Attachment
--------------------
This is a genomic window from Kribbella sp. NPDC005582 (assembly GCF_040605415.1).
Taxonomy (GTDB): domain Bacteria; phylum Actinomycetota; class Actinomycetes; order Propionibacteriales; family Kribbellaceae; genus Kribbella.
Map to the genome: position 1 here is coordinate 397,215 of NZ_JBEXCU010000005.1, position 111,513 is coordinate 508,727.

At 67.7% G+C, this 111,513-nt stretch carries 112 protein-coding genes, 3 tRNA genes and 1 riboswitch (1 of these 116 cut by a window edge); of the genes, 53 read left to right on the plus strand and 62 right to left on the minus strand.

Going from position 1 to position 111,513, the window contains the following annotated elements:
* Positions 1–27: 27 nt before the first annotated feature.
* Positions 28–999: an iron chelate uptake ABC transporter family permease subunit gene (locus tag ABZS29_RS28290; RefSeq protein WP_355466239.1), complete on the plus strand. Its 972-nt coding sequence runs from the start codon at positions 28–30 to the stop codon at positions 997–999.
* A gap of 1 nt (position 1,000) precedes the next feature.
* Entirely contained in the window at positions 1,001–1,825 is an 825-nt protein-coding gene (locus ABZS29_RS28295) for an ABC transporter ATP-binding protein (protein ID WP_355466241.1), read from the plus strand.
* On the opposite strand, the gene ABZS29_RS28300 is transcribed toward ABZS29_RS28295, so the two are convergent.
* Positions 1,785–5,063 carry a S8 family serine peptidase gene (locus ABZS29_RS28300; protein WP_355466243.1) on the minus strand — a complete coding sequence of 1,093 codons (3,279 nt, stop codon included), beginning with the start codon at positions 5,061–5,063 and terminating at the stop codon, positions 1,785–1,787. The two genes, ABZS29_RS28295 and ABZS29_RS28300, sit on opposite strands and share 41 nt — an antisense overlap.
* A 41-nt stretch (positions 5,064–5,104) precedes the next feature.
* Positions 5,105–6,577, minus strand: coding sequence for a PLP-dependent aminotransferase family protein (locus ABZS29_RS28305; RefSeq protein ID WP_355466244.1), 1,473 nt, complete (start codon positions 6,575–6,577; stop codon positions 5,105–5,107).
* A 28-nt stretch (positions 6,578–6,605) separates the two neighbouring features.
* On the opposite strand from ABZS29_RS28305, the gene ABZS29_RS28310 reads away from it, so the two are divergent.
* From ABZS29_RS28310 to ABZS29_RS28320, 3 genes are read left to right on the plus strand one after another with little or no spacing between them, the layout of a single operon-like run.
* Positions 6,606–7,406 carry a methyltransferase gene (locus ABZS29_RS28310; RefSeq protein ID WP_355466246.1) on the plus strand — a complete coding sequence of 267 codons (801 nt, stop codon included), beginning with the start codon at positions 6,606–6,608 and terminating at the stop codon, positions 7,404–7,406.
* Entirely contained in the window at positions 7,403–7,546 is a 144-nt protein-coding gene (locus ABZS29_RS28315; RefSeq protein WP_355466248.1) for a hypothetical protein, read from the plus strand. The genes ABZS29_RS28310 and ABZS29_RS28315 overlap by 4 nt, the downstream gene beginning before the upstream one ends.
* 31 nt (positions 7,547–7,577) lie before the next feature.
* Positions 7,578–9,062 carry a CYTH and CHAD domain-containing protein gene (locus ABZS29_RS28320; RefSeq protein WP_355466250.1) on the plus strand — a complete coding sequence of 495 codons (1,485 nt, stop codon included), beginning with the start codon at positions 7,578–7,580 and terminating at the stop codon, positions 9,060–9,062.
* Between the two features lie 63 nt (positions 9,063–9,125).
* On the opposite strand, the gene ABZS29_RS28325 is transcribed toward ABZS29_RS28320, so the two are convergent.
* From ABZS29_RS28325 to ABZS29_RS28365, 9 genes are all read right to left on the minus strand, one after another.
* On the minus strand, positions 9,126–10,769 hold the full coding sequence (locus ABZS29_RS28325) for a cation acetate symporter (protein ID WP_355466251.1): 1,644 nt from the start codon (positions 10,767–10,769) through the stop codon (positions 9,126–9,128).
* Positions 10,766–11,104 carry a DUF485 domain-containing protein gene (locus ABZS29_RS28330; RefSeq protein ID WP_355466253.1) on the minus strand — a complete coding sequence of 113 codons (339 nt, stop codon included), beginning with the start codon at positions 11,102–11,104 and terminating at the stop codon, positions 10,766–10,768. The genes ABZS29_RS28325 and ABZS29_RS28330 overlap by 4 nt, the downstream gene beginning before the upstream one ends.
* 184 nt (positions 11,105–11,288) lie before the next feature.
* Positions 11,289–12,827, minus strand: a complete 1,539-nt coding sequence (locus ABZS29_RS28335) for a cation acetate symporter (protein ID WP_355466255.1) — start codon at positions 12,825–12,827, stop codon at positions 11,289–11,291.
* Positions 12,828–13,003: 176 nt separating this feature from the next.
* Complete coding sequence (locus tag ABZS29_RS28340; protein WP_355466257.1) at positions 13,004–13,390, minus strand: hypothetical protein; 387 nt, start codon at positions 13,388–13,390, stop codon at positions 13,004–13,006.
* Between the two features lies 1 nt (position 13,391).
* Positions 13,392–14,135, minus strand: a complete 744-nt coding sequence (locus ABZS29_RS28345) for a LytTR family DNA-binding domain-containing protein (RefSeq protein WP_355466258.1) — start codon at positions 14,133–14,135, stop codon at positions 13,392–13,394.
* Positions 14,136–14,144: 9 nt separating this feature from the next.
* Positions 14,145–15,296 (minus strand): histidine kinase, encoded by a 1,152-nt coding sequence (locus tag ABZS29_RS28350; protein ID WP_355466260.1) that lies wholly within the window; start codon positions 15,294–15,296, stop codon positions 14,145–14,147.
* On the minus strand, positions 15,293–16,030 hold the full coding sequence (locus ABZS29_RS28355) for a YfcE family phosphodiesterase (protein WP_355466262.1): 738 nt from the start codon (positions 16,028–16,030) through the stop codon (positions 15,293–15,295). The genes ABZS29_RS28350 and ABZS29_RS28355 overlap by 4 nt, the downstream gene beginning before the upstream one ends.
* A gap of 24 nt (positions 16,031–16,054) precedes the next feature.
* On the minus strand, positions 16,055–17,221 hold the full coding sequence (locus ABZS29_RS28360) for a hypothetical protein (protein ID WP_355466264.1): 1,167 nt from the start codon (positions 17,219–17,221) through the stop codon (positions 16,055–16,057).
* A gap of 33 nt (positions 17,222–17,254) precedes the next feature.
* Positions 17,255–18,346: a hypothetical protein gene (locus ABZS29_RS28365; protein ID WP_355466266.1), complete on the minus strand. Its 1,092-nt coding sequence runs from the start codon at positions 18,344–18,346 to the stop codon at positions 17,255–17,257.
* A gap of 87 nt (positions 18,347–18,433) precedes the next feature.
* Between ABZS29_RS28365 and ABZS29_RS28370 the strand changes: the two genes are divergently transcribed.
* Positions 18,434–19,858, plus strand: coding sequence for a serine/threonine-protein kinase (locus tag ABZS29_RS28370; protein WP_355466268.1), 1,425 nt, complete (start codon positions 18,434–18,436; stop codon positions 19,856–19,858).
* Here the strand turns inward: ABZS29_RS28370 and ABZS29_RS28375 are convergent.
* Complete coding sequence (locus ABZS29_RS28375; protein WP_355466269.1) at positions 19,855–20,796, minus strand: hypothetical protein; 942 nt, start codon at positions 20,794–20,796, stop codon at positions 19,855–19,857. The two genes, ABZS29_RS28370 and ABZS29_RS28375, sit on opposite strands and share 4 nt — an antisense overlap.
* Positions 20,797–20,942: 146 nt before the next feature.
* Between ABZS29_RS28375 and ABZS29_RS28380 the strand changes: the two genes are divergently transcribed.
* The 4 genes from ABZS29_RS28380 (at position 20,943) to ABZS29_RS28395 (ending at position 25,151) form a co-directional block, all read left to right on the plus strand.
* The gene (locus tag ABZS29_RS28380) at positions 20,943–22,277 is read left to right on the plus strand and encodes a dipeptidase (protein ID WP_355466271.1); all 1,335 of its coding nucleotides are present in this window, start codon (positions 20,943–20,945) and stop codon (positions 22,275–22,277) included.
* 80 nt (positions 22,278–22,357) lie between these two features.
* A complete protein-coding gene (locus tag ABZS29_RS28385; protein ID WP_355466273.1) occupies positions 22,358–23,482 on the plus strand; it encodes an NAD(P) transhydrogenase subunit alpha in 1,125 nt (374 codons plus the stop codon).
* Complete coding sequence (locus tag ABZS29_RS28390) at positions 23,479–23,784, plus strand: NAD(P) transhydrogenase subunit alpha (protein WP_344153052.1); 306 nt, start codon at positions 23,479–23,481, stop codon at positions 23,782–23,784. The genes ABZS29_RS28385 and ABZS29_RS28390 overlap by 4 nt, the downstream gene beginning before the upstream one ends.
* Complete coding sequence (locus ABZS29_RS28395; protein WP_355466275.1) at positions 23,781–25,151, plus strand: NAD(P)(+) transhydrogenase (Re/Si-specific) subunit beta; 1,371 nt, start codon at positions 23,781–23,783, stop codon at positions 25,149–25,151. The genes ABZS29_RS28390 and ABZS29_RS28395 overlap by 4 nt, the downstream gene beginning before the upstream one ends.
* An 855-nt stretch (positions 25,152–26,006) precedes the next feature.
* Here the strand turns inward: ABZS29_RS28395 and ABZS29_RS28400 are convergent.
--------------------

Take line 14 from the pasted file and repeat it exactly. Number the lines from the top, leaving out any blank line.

* A 28-nt stretch (positions 6,578–6,605) separates the two neighbouring features.